Friday, May 1, 2009

Will We All Get Sick?

This is not about swine flu, or even type A(H1N1) flu. It's about airplanes.

I love navigation, every aspect of it. I have taught courses, I have done research, I even wrote a book about it. Navigation strikes the perfect balance between action and contemplation. I like to think that I have explored every corner of the subject, but this week I learned something new.

One of my instrument students is working on adding to his cross-country time. He needed to pick up a friend at an airport a couple of hundred miles away. I helped him with some flight planning, but the morning of the trip the weather was less than perfect VFR. Of course I would be happy to come along, I said. We spent some time going over my interpretation of the weather; it was important for him to understand why I thought it was safe.

My motives were a little less than pure. I am thinking about upgrading my handheld GPS, and he owns one of the ones I am considering. I figured that it was a good chance to play with the unit in anger.

The trip out was rough. There were scattered snow showers. Some were light enough to fly through, but some were not, and we had to divert a few times.

But the turbulence was worse than the snow. "Continuous light and occasional moderate, and I mean continuous, every inch of the way," was how I put it to Flight Watch. (For those of you overseas, Flight Watch is actually Enroute Weather Advisory Service; and an inch is about 2.54cm.)

"He's gonna get sick," was how my student put it, referring to his friend.

And he was right. The climbout was rough, and it stayed rough, just a little smoother than before. I went on playing with the GPS and pointing things out on the charts, both IFR and VFR, and keeping a flight log, and playing with the camera on my iPhone. I even took out my circular E6-B and figured a new ETA when the headwind proved a little stronger than anticipated. I dug out the printed weather briefing and pointed out that the winds aloft were forecast to decrease as we got closer to home. It was a fine afternoon for flying, and for satisfying someone's curiosity about how to do longer cross-countries in more conditions.

But it got quiet in back. Pretty soon I heard the headsets fumble in the intercom, and then I heard the sound of a bag in use.

I pointed an air vent to keep the smell away and went on with my business. My student wanted to try something on the GPS, but was having trouble holding heading and altitude while he was distracted. I offered to take the flight controls. I like to think I fly smoothly, even when it's rough.

"Oops, that was a mistake," he said.

"Do you want the controls back?"

"Oh, yes, please." Being at the controls helps keep the stomach under control.

So while he stared out the window I did all the navigating. I thought I was fine, but let's just say that after we landed I didn't feel like eating for a while.




The big lesson was about the physiology of being a navigator. Navigating is pretty easy these days; we don't follow in the footsteps of navigator Riiser-Larsen on Amundsen's expedition to the North Pole in the airship Norge (that's a hard 'g', by the way). Unable to take a sextant sight from the control car, Riiser-Larsen climbed to to the top and took the sextant sight in -40 degree air at 60 knots indicated. Ouch! And we don't have to do the calculations anymore. Most people find that a real advantage.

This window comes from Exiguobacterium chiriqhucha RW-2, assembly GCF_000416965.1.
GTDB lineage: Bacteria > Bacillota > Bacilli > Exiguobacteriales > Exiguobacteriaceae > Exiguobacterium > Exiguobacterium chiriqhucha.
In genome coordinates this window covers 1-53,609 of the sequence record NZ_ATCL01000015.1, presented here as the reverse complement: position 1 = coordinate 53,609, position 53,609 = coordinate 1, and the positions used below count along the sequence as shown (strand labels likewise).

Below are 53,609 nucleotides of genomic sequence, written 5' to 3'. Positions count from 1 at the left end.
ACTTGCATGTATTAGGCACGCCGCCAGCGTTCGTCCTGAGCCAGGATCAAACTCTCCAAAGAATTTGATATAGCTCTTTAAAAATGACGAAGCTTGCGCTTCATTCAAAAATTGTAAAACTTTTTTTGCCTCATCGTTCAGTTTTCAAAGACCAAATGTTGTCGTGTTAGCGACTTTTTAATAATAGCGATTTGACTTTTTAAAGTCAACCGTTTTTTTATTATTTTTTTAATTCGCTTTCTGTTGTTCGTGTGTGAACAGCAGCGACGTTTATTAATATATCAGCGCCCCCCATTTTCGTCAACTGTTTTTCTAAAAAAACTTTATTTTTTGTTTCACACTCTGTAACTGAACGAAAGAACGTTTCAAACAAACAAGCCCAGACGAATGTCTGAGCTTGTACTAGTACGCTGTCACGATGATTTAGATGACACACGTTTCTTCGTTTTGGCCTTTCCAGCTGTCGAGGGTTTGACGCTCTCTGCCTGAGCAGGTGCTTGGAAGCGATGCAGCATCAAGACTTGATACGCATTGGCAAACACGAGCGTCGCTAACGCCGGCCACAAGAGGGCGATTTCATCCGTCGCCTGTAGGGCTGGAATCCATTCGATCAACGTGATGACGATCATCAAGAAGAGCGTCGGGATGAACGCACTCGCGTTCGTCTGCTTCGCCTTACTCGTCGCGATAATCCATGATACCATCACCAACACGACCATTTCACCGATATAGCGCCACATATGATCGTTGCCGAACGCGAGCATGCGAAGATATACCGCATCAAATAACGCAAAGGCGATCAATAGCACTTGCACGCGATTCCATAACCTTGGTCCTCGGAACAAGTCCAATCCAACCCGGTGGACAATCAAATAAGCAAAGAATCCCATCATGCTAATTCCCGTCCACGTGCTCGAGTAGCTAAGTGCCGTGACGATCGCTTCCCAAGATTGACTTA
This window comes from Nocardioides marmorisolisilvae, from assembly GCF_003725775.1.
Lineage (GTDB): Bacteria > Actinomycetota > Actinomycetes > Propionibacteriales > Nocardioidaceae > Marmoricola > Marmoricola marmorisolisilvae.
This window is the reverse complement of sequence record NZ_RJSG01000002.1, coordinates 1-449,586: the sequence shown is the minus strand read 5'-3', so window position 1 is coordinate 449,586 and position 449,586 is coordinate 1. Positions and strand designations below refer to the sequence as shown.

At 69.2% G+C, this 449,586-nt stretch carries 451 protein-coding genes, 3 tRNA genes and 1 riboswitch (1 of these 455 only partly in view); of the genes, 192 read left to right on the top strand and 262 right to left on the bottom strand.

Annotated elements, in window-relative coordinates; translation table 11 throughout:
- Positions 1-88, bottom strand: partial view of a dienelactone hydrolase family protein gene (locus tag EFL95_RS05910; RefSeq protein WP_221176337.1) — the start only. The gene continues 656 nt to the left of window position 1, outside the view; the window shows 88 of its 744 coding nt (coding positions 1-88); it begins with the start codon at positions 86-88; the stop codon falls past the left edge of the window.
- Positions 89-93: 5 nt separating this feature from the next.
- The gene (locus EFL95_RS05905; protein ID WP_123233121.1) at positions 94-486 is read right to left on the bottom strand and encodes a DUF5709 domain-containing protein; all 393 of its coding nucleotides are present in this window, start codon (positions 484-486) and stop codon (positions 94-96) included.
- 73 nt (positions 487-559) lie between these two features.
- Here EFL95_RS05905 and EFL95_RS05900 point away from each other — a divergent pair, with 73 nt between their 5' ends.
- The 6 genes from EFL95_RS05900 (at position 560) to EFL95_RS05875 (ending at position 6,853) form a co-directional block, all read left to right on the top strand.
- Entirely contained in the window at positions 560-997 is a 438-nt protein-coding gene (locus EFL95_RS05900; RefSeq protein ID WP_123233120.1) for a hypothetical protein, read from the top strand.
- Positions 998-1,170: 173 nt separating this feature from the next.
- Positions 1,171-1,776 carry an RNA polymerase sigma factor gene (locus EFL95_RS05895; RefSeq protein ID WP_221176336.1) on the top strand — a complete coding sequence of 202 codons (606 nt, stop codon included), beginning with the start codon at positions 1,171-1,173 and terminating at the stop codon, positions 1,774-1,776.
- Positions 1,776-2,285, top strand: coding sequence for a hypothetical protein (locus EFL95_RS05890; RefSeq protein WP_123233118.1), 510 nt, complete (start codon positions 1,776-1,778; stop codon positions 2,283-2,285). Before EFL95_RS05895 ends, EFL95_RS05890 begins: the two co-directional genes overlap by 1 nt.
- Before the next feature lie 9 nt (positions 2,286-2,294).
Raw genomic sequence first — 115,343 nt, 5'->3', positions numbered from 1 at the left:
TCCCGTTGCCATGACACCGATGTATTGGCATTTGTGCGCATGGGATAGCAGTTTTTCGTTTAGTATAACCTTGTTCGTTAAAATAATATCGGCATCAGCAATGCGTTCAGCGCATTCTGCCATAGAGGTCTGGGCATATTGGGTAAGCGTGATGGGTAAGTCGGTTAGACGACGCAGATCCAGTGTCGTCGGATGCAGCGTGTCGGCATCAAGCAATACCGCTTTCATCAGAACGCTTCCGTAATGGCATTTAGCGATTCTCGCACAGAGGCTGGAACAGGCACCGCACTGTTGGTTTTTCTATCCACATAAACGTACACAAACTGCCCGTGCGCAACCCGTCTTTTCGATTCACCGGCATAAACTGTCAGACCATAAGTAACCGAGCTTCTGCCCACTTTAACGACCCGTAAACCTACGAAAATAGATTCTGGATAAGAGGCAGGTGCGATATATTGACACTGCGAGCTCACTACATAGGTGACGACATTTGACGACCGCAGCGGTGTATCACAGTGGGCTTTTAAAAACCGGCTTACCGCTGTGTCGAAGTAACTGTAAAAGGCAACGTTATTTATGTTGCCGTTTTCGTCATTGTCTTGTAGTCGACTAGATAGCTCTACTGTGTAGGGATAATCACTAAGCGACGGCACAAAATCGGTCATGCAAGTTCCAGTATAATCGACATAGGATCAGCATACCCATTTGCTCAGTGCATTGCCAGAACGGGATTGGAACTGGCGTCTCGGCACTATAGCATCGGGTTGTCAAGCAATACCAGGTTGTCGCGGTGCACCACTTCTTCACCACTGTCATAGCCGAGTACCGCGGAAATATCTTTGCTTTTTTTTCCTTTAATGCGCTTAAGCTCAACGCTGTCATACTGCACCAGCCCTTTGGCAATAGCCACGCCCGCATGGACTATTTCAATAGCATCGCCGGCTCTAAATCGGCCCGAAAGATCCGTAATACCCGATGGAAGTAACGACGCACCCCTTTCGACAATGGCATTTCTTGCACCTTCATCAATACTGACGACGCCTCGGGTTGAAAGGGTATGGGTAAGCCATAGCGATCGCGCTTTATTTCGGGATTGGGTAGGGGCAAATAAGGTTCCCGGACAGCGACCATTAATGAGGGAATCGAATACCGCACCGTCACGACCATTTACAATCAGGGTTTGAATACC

But think about the poor navigator in, say, a DC-3 or DC-4 or even B-52. He's the second most nerdy guy on the crew (the radio operator being the nerdiest). He sits and does his calculations at a chart table, far from center of gravity. When it's rough, he really gets tossed around. But he doesn't get sick! (We'll omit the part about enjoying the trigonometry calculations; we all know pilots don't go for that.)

Lots of pilots get sick. Gordon Baxter wrote about it in his columns for Flying. Many glider pilots spend their first flight or two of the season in absolute agony, returning with filled gallon zipper-lock bags.

One afternoon, two of use were headed home empty in a Cessna 414. We were both coming up on recurrent training, and I, as the instructor, got the bright idea that we should dig out the POH and quiz each other on the airplane systems. After a couple of minutes of reading questions to me, Al closed the book and said "That's it." He stared straight ahead. I gave the controls to him and read about systems until it was time to start down.

So, let's all have a little respect for the navigator. He's the nerdy guy with the iron stomach. Aviation would never have gotten anywhere without him.

Labels: , , , ,

2 Comments:

At May 6, 2009 at 9:18 AM , Blogger Sarah said...

Interesting book. But then I'm a math nerd, even used to be a radio operator. I put it in my Amazon "to buy" list, but I'll have to work the "to read" pile a little lower before I click buy.

I wish my CFII were interested in longish weather + IMC x/c trips. Acclimatizing real trips like that would go a long way to making the eventual rating useful.

 
At May 13, 2009 at 2:52 PM , Blogger Dr.ATP said...

Sarah,

Too many schools are focused on producing people with certificates rather then pilots. But I'm sure that if you were willing to pay a CFII to do a long cross-country you would find one quickly. I usually offer it to my students, and most take me up on it.

The exception might be a Part 141 school, where the focus is on certificates. Where are you flying?

 

Post a Comment

Subscribe to Post Comments [Atom]

Links to this post:

Create a Link

<< Home